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Bogus-gun use rises in real crime in D.C.

Discussion in 'Legal' started by RealGun, Feb 11, 2006.

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  1. RealGun

    RealGun Member

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    Bogus-gun use rises in real crime in D.C.

    By Amy Doolittle
    THE WASHINGTON TIMES
    February 11, 2006

    D.C. police and city officials want to stiffen the penalties for offenders who use BB, pellet and air guns as weapons.

    Such "guns look very real, the weight is real, they have removable clips," Metropolitan Police Chief Charles H. Ramsey said. "If an individual uses them to commit a crime, they should be treated as if they are using a real gun."

    Under current law, if an offender discharges a BB, pellet or toy gun in the District while committing a crime, that person is charged only with the crime committed. If a person discharges a firearm during a crime, he or she also is charged with a weapons violation.

    Persons convicted of owning or carrying a handgun in the District face a maximum of five years in prison.

    There is no penalty for owning or carrying a BB gun, air gun or toy. It is illegal for people under 18 to own a BB gun in the District.

    http://insider.washingtontimes.com/articles/normal.php?StoryID=20060210-110721-4118r
     
  2. Manedwolf

    Manedwolf member

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    So what happens if someone points a fake but real-looking gun at you, and you shoot them?

    What're the legal precedents for that, in various areas?
     
  3. Standing Wolf

    Standing Wolf Member in memoriam

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    Much depends on your state law. In most states, if it looks like a real gun, you're justified in shooting the criminals wielding it during a robbery, et cetera. In Washington, D.C. or Chicago, you'd be arrested and charged with having a firearm.
     
  4. beerslurpy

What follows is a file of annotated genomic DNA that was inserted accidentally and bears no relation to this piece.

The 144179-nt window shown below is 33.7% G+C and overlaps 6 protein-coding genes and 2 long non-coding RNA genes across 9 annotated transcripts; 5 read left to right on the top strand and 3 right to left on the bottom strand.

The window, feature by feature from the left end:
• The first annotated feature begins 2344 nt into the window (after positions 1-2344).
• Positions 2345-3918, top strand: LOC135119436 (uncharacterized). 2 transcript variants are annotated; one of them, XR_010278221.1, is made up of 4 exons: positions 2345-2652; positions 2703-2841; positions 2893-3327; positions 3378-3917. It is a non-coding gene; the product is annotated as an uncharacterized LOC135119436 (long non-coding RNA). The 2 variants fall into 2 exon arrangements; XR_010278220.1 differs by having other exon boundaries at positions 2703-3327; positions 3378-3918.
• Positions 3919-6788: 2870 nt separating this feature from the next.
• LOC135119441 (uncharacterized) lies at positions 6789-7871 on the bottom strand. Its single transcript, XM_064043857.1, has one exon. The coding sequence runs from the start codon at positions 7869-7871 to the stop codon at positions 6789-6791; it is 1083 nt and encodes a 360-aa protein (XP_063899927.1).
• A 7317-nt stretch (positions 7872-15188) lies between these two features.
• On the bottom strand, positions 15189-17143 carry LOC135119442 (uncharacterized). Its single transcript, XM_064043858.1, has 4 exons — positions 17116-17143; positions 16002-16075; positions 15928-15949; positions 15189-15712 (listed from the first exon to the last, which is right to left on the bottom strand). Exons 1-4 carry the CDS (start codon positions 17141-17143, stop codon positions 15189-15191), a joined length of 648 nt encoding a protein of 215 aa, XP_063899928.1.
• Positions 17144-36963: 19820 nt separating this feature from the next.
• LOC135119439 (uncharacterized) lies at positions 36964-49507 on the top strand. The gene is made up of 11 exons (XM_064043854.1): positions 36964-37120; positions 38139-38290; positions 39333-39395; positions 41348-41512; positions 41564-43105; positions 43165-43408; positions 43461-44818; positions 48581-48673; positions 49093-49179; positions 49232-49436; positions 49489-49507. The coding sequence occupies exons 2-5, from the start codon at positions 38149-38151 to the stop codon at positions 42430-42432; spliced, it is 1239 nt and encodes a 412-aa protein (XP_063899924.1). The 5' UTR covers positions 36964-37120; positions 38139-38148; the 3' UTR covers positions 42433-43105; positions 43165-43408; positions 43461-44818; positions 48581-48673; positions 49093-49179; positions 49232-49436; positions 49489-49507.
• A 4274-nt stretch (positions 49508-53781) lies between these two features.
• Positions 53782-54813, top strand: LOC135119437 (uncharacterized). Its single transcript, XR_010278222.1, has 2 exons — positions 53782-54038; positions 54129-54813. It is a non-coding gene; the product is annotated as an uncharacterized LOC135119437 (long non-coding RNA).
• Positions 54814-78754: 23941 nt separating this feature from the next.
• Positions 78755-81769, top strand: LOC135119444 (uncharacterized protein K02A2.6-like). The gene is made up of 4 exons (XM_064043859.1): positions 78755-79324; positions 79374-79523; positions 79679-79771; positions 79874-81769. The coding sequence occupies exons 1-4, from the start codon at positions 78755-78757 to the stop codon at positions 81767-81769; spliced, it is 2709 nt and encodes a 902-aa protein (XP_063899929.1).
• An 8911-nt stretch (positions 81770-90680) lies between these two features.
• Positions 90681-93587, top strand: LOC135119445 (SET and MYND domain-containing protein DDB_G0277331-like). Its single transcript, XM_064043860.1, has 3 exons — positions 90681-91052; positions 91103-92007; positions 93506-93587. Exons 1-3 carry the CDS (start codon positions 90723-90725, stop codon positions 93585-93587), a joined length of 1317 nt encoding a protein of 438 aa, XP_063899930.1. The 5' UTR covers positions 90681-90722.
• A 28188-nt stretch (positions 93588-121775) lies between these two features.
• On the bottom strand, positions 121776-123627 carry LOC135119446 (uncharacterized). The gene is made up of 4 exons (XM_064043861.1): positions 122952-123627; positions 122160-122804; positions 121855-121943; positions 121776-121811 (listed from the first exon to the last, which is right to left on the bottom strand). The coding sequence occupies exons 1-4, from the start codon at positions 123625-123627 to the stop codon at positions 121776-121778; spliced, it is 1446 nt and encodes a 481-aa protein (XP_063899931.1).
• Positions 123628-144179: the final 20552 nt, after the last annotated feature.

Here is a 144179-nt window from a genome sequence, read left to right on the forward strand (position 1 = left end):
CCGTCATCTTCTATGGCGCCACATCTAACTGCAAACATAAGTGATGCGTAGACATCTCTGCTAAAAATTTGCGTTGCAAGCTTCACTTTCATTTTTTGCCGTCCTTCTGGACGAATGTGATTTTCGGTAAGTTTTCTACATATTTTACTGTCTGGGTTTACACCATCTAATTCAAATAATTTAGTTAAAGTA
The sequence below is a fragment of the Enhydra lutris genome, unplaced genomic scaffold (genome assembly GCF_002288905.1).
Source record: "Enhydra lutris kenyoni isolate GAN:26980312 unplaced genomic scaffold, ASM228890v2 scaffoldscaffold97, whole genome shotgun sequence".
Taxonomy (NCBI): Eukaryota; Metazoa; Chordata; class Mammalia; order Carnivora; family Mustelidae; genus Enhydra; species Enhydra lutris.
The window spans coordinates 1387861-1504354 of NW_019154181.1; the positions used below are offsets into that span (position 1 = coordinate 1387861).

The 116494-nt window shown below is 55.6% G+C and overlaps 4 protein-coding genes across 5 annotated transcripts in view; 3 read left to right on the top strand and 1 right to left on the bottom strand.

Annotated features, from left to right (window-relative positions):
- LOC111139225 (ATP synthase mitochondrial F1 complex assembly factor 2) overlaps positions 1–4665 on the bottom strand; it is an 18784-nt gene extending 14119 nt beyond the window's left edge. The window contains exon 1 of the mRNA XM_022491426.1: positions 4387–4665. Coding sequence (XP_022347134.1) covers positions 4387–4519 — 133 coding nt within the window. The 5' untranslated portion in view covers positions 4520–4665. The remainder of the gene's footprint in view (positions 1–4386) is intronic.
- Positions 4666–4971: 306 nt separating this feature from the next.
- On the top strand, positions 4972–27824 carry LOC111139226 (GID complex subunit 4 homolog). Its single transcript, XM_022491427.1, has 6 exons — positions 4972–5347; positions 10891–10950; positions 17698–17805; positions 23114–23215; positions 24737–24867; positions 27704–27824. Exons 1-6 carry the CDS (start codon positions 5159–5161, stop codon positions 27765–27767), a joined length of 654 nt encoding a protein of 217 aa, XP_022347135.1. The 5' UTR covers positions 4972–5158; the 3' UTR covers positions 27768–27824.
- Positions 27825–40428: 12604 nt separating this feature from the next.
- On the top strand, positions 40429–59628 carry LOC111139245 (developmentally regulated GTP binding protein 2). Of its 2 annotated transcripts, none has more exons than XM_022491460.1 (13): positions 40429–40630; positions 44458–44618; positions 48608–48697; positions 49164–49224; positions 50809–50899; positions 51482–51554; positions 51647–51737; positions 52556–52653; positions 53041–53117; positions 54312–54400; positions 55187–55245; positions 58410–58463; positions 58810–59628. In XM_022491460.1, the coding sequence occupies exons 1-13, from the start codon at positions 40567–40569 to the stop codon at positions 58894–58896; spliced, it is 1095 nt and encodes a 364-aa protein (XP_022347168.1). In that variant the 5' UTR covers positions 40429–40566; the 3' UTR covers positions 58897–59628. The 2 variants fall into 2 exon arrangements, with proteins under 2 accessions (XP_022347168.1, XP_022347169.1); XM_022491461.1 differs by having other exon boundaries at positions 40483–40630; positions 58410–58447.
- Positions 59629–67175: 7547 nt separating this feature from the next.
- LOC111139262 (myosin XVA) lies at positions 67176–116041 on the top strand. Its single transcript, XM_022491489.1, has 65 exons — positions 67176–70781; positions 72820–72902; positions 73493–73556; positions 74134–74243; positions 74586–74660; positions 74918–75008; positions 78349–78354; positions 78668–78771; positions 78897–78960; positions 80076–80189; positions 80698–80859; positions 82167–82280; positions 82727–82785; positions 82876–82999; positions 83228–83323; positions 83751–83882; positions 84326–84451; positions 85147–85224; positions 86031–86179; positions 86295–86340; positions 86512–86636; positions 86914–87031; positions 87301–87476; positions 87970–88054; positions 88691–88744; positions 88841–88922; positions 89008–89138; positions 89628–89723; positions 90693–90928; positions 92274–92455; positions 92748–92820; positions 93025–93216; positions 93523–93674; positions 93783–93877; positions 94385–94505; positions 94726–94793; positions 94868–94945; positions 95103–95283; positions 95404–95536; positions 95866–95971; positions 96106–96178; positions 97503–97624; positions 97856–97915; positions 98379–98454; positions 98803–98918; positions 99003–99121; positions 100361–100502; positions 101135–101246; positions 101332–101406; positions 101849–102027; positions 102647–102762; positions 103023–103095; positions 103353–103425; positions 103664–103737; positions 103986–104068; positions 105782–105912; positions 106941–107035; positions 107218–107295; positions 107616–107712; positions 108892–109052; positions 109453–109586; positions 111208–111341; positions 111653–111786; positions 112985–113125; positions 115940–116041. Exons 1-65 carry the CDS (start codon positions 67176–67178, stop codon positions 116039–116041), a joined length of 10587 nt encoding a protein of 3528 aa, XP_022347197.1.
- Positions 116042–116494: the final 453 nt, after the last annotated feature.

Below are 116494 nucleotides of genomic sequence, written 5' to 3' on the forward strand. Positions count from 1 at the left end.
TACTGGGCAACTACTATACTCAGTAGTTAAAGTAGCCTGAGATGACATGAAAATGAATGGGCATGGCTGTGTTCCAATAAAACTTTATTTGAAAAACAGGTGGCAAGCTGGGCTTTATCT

beerslurpy member

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    Yeah, there is a "reasonable belief" test. Assuming that self defense against threats to life is allowed, self defense against conduct that appears to be such a threat is also allowed.

    None of this would be a problem if non-criminals in DC had real guns to defend themselves with.
     
  5. carebear

    carebear Member

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    This is kinda backwards.

    Rightly enough, if you use a fake or real gun in a robbery you are charged with armed robbery because the victim can't know the difference.

    If you discharge the real gun in the course of the crime (proving it to be a real firearm to the victim) you are also charged with discharging a weapon in the commission of a crime.

    Now they want to make discharging the FAKE weapon (thus proving it to NOT be a real firearm to the victim) in the course of the crime have the same penalty.

    :confused:

    In any event, does armed robbery not carry a heavy enough sentence that we have to bother with discharge violations?
     
  6. Crosshair

    Crosshair Member

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    :neener:
     
  7. gc70

    gc70 Member

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    Excuse my ignorance, but how do you discharge a fake gun?
     
  8. beerslurpy

    beerslurpy member

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    No, the problem is that people can legally walk around with pellet guns and if they rob someone, the robbing is the crime rather than the pellet gun possession.

    Put another way, if a cop walks up to you and tries to arrest you for shooting a pellet gun at pigeons, you can currently tell him to piss off. This law aims to change that.
     
  9. RealGun

    RealGun Member

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    I see this as taking "deadly" out of "deadly weapon".

    There is a separate firearms violation charge, possibly the only charge prosecuted. This law proposal would allow the possession of "looks like a deadly weapon" to be treated as a felony in its own right.

    I suppose that if you shot someone weilding such a "weapon", and use of the "weapon" was not illegal, you could be sued by the punk's mom.

    Rather than get lost in the trees with this concept, I go back to an objection to being prosecuted merely for possession, demonizing the gun. I think it should be an entirely different matter if a gun is actually used while committing a crime. If it isn't a "deadly" weapon, what are we really trying to accomplish here? It seems to me that "pretending to have a deadly weapon" is now a felony. It figures that it would come out of DC.
     
  10. Fastlane

    Fastlane Member

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    It will be just another excuse for D.C. to justify continuing their gun ban.
     
  11. silliman89

    silliman89 Member

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    But if this law saves just one pigeon... It's for the baby pigeons!
     
  12. carebear

    carebear Member

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    If I was shooting a pellet gun at pigeons in DC and a cop saw me with the thing I'm pretty sure I'd be telling the cop to "piss off" while I'm proned out at gunpoint. :D
     
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